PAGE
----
The present study of structural and physiological changes during the development of the cushion moss, Grimmia
pulvinata, quantifies the size-dependence of various parameters of water relations such as changes in
surface: volume ratio (S/V) or water loss rates, and also measures net CO2 gas exchange in the light and the dark.
Larger cushions had lower S/V values than smaller ones and featured lower rates of area-based evapotranspiration,
owing to higher boundary-layer resistance, but did not differ in relative water storage capacity (expressed as a
percentage of d. wt). In combination, this leads to considerably longer hydration periods in larger cushions. By
contrast, CO2 gas-exchange parameters were negatively correlated with size : larger cushions showed significantly
lower (mass-based) rates of net photosynthesis and dark respiration. Using these data, we estimated carbon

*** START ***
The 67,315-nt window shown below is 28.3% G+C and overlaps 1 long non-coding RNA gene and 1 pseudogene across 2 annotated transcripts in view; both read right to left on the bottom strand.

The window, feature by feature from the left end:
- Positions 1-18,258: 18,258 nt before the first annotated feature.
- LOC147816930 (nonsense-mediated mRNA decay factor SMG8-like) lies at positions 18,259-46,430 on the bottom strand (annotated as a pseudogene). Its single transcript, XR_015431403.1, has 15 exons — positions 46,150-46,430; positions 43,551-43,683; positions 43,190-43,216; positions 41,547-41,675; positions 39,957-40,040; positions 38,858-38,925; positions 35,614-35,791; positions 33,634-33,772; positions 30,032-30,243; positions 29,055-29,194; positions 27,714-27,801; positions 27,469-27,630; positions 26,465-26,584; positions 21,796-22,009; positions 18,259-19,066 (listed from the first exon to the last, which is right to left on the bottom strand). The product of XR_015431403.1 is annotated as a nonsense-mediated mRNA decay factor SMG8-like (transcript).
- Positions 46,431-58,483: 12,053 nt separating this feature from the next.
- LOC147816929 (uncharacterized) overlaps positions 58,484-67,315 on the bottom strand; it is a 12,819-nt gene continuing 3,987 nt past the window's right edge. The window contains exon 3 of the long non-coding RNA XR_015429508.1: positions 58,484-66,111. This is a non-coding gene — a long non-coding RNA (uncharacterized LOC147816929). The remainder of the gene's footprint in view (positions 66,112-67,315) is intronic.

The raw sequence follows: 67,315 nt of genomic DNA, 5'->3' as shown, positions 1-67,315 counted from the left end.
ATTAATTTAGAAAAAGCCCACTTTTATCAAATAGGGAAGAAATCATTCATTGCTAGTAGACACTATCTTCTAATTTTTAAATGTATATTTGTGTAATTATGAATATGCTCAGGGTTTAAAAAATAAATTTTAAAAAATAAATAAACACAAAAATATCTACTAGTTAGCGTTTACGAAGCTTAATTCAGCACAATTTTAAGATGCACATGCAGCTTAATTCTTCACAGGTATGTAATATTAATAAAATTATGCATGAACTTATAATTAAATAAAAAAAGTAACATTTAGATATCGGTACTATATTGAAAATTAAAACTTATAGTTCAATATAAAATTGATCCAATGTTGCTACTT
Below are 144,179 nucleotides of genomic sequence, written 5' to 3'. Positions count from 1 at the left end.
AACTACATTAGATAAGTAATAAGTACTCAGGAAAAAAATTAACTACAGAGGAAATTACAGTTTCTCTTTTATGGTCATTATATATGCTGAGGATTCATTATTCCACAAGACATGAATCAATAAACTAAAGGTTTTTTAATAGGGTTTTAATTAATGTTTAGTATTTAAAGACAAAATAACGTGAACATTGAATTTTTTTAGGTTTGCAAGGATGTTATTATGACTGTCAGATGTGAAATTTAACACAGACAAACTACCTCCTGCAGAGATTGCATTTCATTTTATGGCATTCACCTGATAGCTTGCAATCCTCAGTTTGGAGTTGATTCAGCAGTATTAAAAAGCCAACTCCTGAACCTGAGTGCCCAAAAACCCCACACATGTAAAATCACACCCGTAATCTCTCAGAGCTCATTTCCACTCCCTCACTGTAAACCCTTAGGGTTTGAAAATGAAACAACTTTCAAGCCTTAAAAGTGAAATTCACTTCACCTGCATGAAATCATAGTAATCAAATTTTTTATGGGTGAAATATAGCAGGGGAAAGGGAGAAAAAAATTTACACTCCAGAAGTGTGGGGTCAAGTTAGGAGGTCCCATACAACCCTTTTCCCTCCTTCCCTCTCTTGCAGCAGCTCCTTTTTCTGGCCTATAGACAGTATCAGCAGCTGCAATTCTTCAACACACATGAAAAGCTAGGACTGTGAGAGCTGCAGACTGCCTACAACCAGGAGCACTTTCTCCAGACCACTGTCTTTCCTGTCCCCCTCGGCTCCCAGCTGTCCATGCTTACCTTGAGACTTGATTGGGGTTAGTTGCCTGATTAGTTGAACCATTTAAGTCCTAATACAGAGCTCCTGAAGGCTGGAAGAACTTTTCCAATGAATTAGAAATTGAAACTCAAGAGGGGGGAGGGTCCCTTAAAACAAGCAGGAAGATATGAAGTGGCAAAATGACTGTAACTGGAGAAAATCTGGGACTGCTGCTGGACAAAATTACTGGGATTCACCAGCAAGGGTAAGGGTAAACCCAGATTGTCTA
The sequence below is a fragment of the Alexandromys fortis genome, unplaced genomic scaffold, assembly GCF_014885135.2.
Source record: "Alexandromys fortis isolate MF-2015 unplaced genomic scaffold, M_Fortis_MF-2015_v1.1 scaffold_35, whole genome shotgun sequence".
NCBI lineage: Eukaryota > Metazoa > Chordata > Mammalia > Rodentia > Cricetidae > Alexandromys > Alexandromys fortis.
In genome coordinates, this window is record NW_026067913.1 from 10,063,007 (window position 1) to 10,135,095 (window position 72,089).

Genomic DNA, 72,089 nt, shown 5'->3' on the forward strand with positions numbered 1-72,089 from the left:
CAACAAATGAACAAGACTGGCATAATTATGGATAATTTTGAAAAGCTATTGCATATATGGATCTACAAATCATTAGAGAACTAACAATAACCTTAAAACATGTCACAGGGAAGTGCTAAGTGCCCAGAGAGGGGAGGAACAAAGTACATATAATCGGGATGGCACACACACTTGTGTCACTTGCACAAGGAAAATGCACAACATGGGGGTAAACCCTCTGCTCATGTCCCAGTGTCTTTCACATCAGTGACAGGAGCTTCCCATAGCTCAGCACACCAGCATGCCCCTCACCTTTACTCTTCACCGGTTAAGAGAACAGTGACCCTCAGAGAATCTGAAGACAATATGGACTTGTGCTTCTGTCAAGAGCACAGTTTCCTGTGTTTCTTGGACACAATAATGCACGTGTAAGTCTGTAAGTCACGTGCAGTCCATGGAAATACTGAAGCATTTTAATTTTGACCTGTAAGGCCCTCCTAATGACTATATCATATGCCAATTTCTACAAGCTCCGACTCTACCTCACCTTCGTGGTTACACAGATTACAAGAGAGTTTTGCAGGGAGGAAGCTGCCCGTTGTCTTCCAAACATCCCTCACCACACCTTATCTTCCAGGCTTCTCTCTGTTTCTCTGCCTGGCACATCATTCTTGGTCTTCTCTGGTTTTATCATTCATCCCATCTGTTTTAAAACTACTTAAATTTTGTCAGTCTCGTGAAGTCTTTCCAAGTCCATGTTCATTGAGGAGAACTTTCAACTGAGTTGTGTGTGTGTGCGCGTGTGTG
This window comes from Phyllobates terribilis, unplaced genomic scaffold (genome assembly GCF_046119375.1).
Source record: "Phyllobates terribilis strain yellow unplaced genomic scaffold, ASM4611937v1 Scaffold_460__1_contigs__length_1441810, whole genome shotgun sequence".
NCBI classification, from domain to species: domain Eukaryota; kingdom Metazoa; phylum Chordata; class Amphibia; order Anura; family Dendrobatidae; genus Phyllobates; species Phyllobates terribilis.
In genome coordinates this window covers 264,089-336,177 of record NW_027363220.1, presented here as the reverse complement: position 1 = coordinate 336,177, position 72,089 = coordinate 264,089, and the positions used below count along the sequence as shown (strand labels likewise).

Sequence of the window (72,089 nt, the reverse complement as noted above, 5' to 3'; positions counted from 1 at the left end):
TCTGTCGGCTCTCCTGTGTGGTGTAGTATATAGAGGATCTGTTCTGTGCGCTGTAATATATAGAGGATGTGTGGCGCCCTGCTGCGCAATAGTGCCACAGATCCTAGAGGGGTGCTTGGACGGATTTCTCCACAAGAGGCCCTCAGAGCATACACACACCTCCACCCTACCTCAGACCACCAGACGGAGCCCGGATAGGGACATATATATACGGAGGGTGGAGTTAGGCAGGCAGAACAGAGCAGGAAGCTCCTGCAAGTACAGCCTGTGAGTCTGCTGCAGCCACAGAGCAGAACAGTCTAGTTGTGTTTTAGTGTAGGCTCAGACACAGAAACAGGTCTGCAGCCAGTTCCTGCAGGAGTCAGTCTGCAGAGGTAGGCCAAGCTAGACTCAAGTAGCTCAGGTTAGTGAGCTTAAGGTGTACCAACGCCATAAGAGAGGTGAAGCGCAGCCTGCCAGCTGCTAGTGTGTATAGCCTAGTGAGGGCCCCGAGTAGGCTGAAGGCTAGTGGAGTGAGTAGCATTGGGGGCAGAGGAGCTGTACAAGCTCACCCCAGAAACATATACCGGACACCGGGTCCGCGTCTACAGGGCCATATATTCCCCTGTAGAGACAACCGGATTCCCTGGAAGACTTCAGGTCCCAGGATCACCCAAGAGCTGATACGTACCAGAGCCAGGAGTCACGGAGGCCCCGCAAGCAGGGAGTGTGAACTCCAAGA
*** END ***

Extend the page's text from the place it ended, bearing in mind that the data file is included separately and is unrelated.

budgets during a drying cycle as a function of cushion size. When including alternations of dark and light periods,
the relationship proved to be rather complicated. Depending on the time of hydration, net carbon budgets not only
varied quantitatively with size but sometimes took on both positive and negative values depending on cushion size.
We conclude that neglecting plant size can lead to unrepeatable or even misleading results in comparative
ecophysiological studies, and therefore urge for adequate attention to be paid to size in these studies.